Frankenstein himself makes the analogy of exploration and writing, ‘The world was to me a secret which I desired to discover; to her [Elizabeth] it was a vacancy, which she sought to people with imaginations of her own.’ (Frankenstein 30) The divide is not so great; Victor also populates his world with the creation of his imagination.

The deification of science as described in Shelley’s work, depends upon the defiance of God. Victor is at first charmed by natural science because of the grand dreams of its masters in seeking power and immortality; he is able to study modern chemistry after attending M. Waldman’s lecture: ‘[These modern masters] penetrate into the recesses of nature, and shew how she works in her hiding places. They ascend into the heavens’ (Frankenstein 42). In succumbing to Waldman’s lecture, Frankenstein does not become his student, but his disciple. Wilde called Science the history of failed religions; more than this it is in itself a kind of religion-substitute, favoured by rationalists, and for the Romantics reflective of a artistic climate unable to rely on the benevolence of God. And yet, despite an absence of God, there is still a lack of free will, or at least a reliance on ‘bad faith’. Frankenstein feels his meeting with Waldman fixes his destiny; inexorable fate also condemns him to pursue the monster to the arctic.

Gilbert and Gubar reiterate the concept of textual creation as birth allegory: ‘anyone who has read Shakespeare’s sonnets knows about this comparison of the child to the text as a way of securing one’s immortality.’ (Waxman 15) In Shelley’s text, then, the author attempts not only a dissection of the (male) Soul as a product of the Romantic age, but she also pushes forward the boundaries of knowledge of ‘feminine’ creation.

Victor transgresses the Natural order in moving into the feminine sphere in a physical capacity. He creates around him a ‘work-shop of filthy creation’ (Frankenstein 50); this is the male womb of creation. His progress at this time is recorded in the language of pregnancy:

After so much time spent in painful labour, to arrive at once at the summit of my desires, was the most gratifying consummation of my toils. But this discovery was so great and so overwhelming, that all the steps by which I had been progressively led to it were obliterated, and I beheld only the result.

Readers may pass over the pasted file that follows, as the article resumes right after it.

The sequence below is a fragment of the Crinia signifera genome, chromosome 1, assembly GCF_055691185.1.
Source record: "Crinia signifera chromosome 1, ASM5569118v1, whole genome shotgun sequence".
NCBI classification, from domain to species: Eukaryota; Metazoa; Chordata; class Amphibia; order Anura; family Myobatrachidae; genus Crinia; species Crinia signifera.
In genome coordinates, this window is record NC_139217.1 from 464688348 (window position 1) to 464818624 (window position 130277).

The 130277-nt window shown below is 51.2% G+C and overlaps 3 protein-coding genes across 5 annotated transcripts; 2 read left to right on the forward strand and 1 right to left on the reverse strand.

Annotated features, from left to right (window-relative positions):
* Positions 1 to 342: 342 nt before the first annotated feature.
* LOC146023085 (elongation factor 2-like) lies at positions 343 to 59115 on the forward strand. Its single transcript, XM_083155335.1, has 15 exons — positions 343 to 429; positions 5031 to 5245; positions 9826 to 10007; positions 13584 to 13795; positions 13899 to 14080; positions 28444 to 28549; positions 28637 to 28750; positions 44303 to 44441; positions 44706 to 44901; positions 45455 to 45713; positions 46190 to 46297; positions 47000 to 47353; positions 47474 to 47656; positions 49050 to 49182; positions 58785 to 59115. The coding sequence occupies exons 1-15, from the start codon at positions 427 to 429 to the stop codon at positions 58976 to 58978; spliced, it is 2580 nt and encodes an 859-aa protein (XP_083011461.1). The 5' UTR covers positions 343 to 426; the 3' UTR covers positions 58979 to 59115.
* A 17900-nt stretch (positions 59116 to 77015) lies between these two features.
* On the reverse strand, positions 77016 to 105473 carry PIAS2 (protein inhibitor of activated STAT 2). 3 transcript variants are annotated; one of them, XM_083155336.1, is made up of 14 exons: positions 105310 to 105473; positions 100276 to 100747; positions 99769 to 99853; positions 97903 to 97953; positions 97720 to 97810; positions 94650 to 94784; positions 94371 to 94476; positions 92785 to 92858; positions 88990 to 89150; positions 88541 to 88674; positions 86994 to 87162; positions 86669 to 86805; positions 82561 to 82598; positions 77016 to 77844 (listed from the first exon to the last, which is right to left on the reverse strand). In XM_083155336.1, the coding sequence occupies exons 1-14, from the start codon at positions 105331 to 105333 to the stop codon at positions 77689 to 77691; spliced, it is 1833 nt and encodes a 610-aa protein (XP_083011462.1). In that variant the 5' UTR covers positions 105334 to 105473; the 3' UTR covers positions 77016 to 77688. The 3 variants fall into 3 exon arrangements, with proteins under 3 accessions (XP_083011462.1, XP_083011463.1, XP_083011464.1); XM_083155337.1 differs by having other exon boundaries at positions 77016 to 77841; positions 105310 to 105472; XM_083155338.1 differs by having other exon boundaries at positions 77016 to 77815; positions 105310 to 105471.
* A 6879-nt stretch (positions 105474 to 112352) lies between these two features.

Frankenstein 47

Moreover, as Waxman also suggests, Frankenstein’s creative experiment results in the doubling of identity as happens during pregnancy; some critics have read the monster as Victor’s double, a symbol of both the goodness inherent in Man, and his fated Fall from Grace. Frankenstein’s initial motivation is feminine in that it is benevolent, born of a wish to benefit mankind. Waxman calls it the ‘female realm of the Gift’ (Waxman 19).

Finally, Victor attains something of the feminine in achieving a new understanding of Life and Death: Life and Death are as inseparable as two sides of the same piece of paper. ‘A pregnant woman usually intuits how close she is to death even as she is carrying life and feeling the pulses of the creative process in her own body’ (Waxman 19); this can be juxtaposed against Frankenstein’s dream of his dead mother. The warning of the dream is impressed further by an earlier description of natural creation: ‘never did the fields bestow a more plentiful harvest, or the vine yield a more luxuriant vintage: but my eyes were insensible to the charms of nature.’ (Frankenstein 50, emphasis added) Instead, he is rooting in charnel houses, forcing decaying remains to cohere, to renew the vital principle.

Ultimately, Frankenstein’s creation ends in chaos and confusion; Victor is unprepared for the reality that lies beyond socially imposed gender constraints. Women are inherently maternal, and yet he notes, ‘when I thought of him, I gnashed my teeth, my eyes became inflamed, and I ardently wished to extinguish that life which I had so thoughtlessly bestowed.’ (Frankenstein 87) Thus Frankenstein seeks, in vain, the feminine arena of creativity; his actions also parody the myths of divine creation.

The concept of God as known in Christianity is present only implicitly in the text, for example in that Frankenstein is compelled to make the monster in his own image (thus begging the question, who is the real monster?) This is emphasised through explicit reference to the gods of mythology, such as in the novel’s subtitle.